4 Reasons Not to Get a 4K TV — Yet (Archive)

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ramicio

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I don't know why they keep harping on the link. ALL retail video is delivered in 4:2:0. Why do they insist on decoding to 4:4:4? Just transfer 4:2:0 to the TV and you won't need a high speed link. As for TV stuff, there isn't even 1080p60 yet, just 1080i60 and 720p60. There isn't going to be 2160x for TV stuff in the US for many years. People mainly want 2160p for movies, not TV. There is also BD-XL, that no one uses yet, and HEVC is on the way soon. Oh, and it's not called 4k, it's called UltraHD, or 2160p.
 

IndignantSkeptic

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g00fysmiley, there is no reason to build certain resolutions into game engines. If the engine is designed correctly it will render at any resolution whether the programmer knows of the resolution or not. This is why I get so angry when console games are being released as HD remasters when nothing has been changed except that the render resolution is different which is something that is handled automatically on properly programmed PC games. People are being fooled.
 

sicofante

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@pillipw: "Change the numbers to 1920*1080, and it could be a cut-n-paste from 1995. The same was being said (and written) about HD."

This is so wrong I don't even know were to start. HD brough 16:9 and the right resolution for a 40" to 60" sized screen that any living room can take. That was the obvious reason for having it. 4K is a desperate move by the industry to "bring nothing to the table", as you put it, when margins are going razor thin on current panels. Only a very small elite can put a 60"+ screen in their living room and sit close enough to need more than the current 2K or "FullHD". When not even all channels are distributed in FHD -air, cable or online-, and DVDs are still selling well (for the up-to-32" crowd, I can only guess), talking about 4K is plain ridiculous and can only be explained by the interests of an industry seeing their margins plumetting.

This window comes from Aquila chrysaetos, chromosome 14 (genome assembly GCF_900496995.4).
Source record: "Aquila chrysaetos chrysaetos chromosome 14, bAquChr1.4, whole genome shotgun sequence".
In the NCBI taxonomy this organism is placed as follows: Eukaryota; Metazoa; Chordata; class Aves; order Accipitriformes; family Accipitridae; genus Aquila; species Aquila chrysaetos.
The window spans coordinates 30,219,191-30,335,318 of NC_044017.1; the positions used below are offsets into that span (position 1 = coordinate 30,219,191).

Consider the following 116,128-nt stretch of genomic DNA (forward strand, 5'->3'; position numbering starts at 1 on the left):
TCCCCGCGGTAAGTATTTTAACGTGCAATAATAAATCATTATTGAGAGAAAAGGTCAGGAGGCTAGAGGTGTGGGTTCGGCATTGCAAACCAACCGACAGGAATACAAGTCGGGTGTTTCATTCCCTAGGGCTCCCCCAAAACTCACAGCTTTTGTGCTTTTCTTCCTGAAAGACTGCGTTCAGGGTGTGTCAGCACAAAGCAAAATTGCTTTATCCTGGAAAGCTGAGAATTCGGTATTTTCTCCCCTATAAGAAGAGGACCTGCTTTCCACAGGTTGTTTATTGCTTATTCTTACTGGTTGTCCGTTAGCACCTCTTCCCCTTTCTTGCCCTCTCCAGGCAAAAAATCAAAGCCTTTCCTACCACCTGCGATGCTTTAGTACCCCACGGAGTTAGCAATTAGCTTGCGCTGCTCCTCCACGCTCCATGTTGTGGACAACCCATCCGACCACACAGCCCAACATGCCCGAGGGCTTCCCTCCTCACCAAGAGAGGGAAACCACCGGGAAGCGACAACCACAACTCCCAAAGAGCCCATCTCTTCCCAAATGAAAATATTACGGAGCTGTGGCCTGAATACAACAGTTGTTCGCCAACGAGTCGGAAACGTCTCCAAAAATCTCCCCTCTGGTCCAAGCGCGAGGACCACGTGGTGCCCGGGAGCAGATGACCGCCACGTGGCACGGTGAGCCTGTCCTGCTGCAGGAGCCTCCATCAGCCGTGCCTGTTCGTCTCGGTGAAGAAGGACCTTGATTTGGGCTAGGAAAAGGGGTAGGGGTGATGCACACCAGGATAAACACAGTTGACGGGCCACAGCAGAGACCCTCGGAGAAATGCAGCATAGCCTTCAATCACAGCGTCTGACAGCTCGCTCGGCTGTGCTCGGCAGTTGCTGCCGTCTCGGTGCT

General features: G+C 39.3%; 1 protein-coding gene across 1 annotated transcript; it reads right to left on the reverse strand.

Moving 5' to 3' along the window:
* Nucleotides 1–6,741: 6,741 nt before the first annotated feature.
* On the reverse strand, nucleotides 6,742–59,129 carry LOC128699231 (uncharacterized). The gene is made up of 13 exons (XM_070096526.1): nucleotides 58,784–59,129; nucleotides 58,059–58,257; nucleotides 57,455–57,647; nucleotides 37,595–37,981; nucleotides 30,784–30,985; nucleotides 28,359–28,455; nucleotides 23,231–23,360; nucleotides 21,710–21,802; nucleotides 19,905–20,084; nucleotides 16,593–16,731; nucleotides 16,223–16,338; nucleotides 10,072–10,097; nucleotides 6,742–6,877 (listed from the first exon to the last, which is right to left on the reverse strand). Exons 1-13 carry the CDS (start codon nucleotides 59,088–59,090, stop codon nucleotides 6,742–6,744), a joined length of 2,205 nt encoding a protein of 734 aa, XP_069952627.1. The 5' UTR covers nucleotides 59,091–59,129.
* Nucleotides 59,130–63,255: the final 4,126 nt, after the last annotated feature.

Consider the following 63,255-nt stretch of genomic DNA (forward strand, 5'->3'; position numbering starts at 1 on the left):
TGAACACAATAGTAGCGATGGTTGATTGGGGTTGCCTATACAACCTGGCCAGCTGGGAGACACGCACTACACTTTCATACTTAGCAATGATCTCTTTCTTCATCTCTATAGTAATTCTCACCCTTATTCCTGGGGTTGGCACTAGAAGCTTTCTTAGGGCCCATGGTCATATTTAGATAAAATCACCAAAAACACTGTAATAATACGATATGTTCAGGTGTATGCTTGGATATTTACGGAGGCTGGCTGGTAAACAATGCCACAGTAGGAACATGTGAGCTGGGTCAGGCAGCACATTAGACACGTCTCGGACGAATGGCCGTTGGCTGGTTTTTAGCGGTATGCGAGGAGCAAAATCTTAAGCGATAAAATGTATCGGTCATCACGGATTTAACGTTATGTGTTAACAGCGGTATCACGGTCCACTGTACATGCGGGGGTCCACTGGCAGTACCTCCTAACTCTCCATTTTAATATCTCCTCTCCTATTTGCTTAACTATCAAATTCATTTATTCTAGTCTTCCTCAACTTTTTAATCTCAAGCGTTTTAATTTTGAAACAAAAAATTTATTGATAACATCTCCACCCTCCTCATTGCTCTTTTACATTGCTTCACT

There will NEVER be a need for 4K in 99% of the living rooms of the world. The human eyes won't change just because of an industrial fad. 4K is good for filiming/postproduction and maybe (only maybe) for theaters. That's pretty much it. (Recording will always benefit for as many "K" as possible, since cropping is a post tool for the increasing number of lazy directors, but there's absolutely no need for it otherwise).

What is barely needed is not 4K, but higher bit depths, contrast and brightness for the current 1080p standard. What's barely needed is that all broadcasting and distribution is made in at least 720p ASAP, and transitioning to 1080p@60/50hz as fast as possible. What's barely needed is that all banding and compression artifacts disappear for good from the daily content we get today.

I understand it's much easier for Samsung, Sony or Panasonic to add more pixels and call it a day, but that's definitely not what the movies we watch everyday and the displays we use everyday to watch them need.
 

Sunius

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"That may sound good, but today's LCD panels can display at least 10 bits (about 1 billion shades) of color — so this high-resolution video will appear with a comparatively low amount of color nuance."

Wat did I just read? Seriously?
 

randomizer

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40" sure, but at 60" the quality of the image is going to be poorer unless you sit pretty far away. The industry wants to keep selling bigger and bigger TVs (despite living rooms not getting any bigger), but you're really not gaining anything by upsizing because you get the exact same image. At least if you improve the resolution then you are actually gaining something.